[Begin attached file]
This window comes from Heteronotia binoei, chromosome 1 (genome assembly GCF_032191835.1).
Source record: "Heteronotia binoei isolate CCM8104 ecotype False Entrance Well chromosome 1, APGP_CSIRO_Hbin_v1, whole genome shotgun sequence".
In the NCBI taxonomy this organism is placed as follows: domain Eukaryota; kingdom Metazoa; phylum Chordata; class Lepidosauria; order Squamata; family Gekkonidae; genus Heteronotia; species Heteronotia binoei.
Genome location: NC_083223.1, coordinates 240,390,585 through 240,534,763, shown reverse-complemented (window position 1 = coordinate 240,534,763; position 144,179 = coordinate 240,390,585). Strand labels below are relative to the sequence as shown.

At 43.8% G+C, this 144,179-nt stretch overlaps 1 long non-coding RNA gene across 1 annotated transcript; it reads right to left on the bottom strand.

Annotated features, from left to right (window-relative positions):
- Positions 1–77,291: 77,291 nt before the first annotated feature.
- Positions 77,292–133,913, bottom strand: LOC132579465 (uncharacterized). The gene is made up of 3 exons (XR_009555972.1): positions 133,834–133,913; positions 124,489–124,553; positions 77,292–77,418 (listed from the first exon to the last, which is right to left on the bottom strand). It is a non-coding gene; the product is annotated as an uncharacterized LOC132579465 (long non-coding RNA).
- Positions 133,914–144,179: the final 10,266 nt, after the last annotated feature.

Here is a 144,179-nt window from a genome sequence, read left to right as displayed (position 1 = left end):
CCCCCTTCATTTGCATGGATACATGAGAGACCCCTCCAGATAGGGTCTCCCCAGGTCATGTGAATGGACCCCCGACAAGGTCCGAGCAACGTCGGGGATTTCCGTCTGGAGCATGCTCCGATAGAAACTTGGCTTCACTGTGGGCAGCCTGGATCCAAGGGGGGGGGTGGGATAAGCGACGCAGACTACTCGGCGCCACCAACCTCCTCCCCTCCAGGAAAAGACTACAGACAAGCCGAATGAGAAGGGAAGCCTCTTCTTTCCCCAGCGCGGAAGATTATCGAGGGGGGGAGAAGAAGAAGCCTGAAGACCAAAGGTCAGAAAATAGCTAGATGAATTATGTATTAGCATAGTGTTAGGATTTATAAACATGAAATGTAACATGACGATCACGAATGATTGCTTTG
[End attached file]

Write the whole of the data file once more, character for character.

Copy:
This window comes from Heteronotia binoei, chromosome 1 (genome assembly GCF_032191835.1).
Source record: "Heteronotia binoei isolate CCM8104 ecotype False Entrance Well chromosome 1, APGP_CSIRO_Hbin_v1, whole genome shotgun sequence".
In the NCBI taxonomy this organism is placed as follows: domain Eukaryota; kingdom Metazoa; phylum Chordata; class Lepidosauria; order Squamata; family Gekkonidae; genus Heteronotia; species Heteronotia binoei.
Genome location: NC_083223.1, coordinates 240,390,585 through 240,534,763, shown reverse-complemented (window position 1 = coordinate 240,534,763; position 144,179 = coordinate 240,390,585). Strand labels below are relative to the sequence as shown.

At 43.8% G+C, this 144,179-nt stretch overlaps 1 long non-coding RNA gene across 1 annotated transcript; it reads right to left on the bottom strand.

Annotated features, from left to right (window-relative positions):
- Positions 1–77,291: 77,291 nt before the first annotated feature.
- Positions 77,292–133,913, bottom strand: LOC132579465 (uncharacterized). The gene is made up of 3 exons (XR_009555972.1): positions 133,834–133,913; positions 124,489–124,553; positions 77,292–77,418 (listed from the first exon to the last, which is right to left on the bottom strand). It is a non-coding gene; the product is annotated as an uncharacterized LOC132579465 (long non-coding RNA).
- Positions 133,914–144,179: the final 10,266 nt, after the last annotated feature.

Here is a 144,179-nt window from a genome sequence, read left to right as displayed (position 1 = left end):
CCCCCTTCATTTGCATGGATACATGAGAGACCCCTCCAGATAGGGTCTCCCCAGGTCATGTGAATGGACCCCCGACAAGGTCCGAGCAACGTCGGGGATTTCCGTCTGGAGCATGCTCCGATAGAAACTTGGCTTCACTGTGGGCAGCCTGGATCCAAGGGGGGGGGTGGGATAAGCGACGCAGACTACTCGGCGCCACCAACCTCCTCCCCTCCAGGAAAAGACTACAGACAAGCCGAATGAGAAGGGAAGCCTCTTCTTTCCCCAGCGCGGAAGATTATCGAGGGGGGGAGAAGAAGAAGCCTGAAGACCAAAGGTCAGAAAATAGCTAGATGAATTATGTATTAGCATAGTGTTAGGATTTATAAACATGAAATGTAACATGACGATCACGAATGATTGCTTTG